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          • #6
            I dont see a problem with such a monument. They fought for what they saw as Russia's best interests, ie the side that sought to overthrow the Communists.

            There's plenty of monuments honouring the sacrifices made by the men of the Red Army in Russia.
            Last edited by Pilsudski; 28 May 09, 22:40.
            "To be defeated and not submit, is victory; to be victorious and rest on one's laurels, is defeat."
            --Marshal Józef Piłsudski

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            • #7
              Originally posted by Pilsudski View Post
              I dont see a problem with such a monument. They fought for what they saw as Russia's best interests, ie the side that sought to overthrow the Communists.
              This was the ultimate expression of the term "useful idiots" - hating your government so much that you would fight for the one that would genocide your own people. Thanks, but we don't need monuments to such people.
              www.histours.ru

              Siege of Leningrad battlefield tour

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              • #8
                Originally posted by ShAA View Post
                This was the ultimate expression of the term "useful idiots" - hating your government so much that you would fight for the one that would genocide your own people. Thanks, but we don't need monuments to such people.
                So have monuments to Stalin's "useful idiots" instead?
                "To be defeated and not submit, is victory; to be victorious and rest on one's laurels, is defeat."
                --Marshal Józef Piłsudski

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                • #9
                  Originally posted by Pilsudski View Post
                  So have monuments to Stalin's "useful idiots" instead?
                  What do you mean? They fought to save the country, and they did it. Had those who supported Hitler won, there would be neither Russia, nor Russian people. And Polish too, by the way.
                  www.histours.ru

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                  • #10
                    Originally posted by ShAA View Post
                    What do you mean? They fought to save the country, and they did it.
                    They also made sure a brutal regime would survive for another 50 years, and be able to oppress millions more. That's the tragedy here really.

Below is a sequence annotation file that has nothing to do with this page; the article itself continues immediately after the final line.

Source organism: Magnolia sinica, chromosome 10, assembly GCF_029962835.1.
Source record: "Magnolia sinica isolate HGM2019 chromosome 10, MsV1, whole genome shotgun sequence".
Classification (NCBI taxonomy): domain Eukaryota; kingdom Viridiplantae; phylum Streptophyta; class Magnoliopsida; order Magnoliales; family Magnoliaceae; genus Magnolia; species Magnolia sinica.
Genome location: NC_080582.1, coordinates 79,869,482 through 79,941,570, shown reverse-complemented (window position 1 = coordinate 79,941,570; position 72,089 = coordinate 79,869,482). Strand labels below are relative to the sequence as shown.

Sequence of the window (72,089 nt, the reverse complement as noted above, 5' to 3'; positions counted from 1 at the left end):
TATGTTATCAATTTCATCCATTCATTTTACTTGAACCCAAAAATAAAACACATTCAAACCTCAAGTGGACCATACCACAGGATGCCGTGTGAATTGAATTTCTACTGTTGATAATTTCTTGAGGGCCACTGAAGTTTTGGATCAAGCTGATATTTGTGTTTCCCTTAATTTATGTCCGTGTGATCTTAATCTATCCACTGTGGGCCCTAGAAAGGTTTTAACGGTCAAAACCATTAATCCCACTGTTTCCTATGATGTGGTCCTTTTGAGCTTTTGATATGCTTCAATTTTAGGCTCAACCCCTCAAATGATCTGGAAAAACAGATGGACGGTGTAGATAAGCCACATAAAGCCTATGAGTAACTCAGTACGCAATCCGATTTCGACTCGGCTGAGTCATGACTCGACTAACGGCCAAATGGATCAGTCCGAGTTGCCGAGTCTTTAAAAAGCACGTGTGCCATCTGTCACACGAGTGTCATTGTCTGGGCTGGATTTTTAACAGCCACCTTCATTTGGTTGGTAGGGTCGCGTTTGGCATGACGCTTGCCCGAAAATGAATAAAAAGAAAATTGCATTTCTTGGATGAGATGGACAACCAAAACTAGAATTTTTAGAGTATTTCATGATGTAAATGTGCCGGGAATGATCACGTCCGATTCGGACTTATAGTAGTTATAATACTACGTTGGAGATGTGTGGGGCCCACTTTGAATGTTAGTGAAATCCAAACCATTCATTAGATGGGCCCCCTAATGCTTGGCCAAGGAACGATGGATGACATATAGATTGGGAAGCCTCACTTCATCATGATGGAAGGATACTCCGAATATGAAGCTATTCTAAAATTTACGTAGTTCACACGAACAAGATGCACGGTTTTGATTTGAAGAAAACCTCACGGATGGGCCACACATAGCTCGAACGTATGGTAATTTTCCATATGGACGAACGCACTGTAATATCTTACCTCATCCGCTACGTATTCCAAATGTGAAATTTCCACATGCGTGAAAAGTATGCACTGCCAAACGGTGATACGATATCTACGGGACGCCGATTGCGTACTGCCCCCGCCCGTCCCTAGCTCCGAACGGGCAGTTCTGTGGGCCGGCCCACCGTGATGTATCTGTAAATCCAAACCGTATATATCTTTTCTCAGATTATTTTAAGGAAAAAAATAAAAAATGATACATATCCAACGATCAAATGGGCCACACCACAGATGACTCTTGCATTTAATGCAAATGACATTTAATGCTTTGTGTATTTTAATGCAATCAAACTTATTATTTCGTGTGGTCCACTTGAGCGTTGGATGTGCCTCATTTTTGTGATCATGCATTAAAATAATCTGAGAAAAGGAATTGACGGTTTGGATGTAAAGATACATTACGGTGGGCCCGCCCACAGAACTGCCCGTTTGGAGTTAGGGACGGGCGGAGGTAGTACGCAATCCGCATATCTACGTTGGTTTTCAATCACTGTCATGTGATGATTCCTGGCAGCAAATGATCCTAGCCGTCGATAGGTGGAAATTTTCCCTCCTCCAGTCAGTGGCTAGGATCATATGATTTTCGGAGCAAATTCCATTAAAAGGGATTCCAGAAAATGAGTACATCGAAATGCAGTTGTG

Had those who supported Hitler won, there would be neither Russia, nor Russian people. And Polish too, by the way.
                    I'm well aware of that. I fully agree Stalin was the lesser of two evils; but let's not indiscriminately **** on those who fought for the other side, they were as patriotic fighters as those who fought in the Red Army. They both fought for Russia's best interests as they saw it.
                    "To be defeated and not submit, is victory; to be victorious and rest on one's laurels, is defeat."
                    --Marshal Józef Piłsudski

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                    • #11
                      Originally posted by Pilsudski View Post
                      They also made sure a brutal regime would survive for another 50 years, and be able to oppress millions more. That's the tragedy here really.
                      While less openly brutal, many say the same for the US and the system it has imposed well...until now in the rest of the world. I tend to favour that system btw as it has more good than bad but it still has some bad. Same with the Soviet.

                      As an aside, how many of these people (collaborationist) were forced to fight to avoid starvation or worse treatment? I'm asking cause I read the same for many member's of Chandra Bose's army fighting the Brits in SE Asia, and the SS units made of Indian POWs.

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                      • #12
                        Originally posted by Pilsudski View Post